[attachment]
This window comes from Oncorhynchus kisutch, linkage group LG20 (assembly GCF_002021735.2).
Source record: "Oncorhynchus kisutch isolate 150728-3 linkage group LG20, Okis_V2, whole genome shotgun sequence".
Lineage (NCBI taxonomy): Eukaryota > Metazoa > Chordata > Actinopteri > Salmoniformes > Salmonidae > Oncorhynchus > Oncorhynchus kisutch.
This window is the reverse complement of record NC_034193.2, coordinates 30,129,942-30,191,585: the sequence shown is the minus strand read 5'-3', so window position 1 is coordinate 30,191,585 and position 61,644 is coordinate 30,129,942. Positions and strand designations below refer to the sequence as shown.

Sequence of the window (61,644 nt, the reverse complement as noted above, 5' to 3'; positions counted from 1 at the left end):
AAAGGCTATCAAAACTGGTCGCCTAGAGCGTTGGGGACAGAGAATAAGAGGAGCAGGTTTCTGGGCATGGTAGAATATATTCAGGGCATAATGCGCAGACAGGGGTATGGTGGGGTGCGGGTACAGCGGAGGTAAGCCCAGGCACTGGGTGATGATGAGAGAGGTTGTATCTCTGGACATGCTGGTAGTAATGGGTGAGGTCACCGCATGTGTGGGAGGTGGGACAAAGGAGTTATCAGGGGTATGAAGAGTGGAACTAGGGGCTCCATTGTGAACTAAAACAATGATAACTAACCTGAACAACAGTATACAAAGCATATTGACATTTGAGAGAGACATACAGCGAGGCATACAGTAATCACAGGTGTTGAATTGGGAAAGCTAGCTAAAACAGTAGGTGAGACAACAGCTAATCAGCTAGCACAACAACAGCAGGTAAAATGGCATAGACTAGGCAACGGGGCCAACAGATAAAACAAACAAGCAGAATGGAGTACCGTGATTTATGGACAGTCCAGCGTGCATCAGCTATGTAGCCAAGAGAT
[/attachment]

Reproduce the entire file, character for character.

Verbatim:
This window comes from Oncorhynchus kisutch, linkage group LG20 (assembly GCF_002021735.2).
Source record: "Oncorhynchus kisutch isolate 150728-3 linkage group LG20, Okis_V2, whole genome shotgun sequence".
Lineage (NCBI taxonomy): Eukaryota > Metazoa > Chordata > Actinopteri > Salmoniformes > Salmonidae > Oncorhynchus > Oncorhynchus kisutch.
This window is the reverse complement of record NC_034193.2, coordinates 30,129,942-30,191,585: the sequence shown is the minus strand read 5'-3', so window position 1 is coordinate 30,191,585 and position 61,644 is coordinate 30,129,942. Positions and strand designations below refer to the sequence as shown.

Sequence of the window (61,644 nt, the reverse complement as noted above, 5' to 3'; positions counted from 1 at the left end):
AAAGGCTATCAAAACTGGTCGCCTAGAGCGTTGGGGACAGAGAATAAGAGGAGCAGGTTTCTGGGCATGGTAGAATATATTCAGGGCATAATGCGCAGACAGGGGTATGGTGGGGTGCGGGTACAGCGGAGGTAAGCCCAGGCACTGGGTGATGATGAGAGAGGTTGTATCTCTGGACATGCTGGTAGTAATGGGTGAGGTCACCGCATGTGTGGGAGGTGGGACAAAGGAGTTATCAGGGGTATGAAGAGTGGAACTAGGGGCTCCATTGTGAACTAAAACAATGATAACTAACCTGAACAACAGTATACAAAGCATATTGACATTTGAGAGAGACATACAGCGAGGCATACAGTAATCACAGGTGTTGAATTGGGAAAGCTAGCTAAAACAGTAGGTGAGACAACAGCTAATCAGCTAGCACAACAACAGCAGGTAAAATGGCATAGACTAGGCAACGGGGCCAACAGATAAAACAAACAAGCAGAATGGAGTACCGTGATTTATGGACAGTCCAGCGTGCATCAGCTATGTAGCCAAGAGAT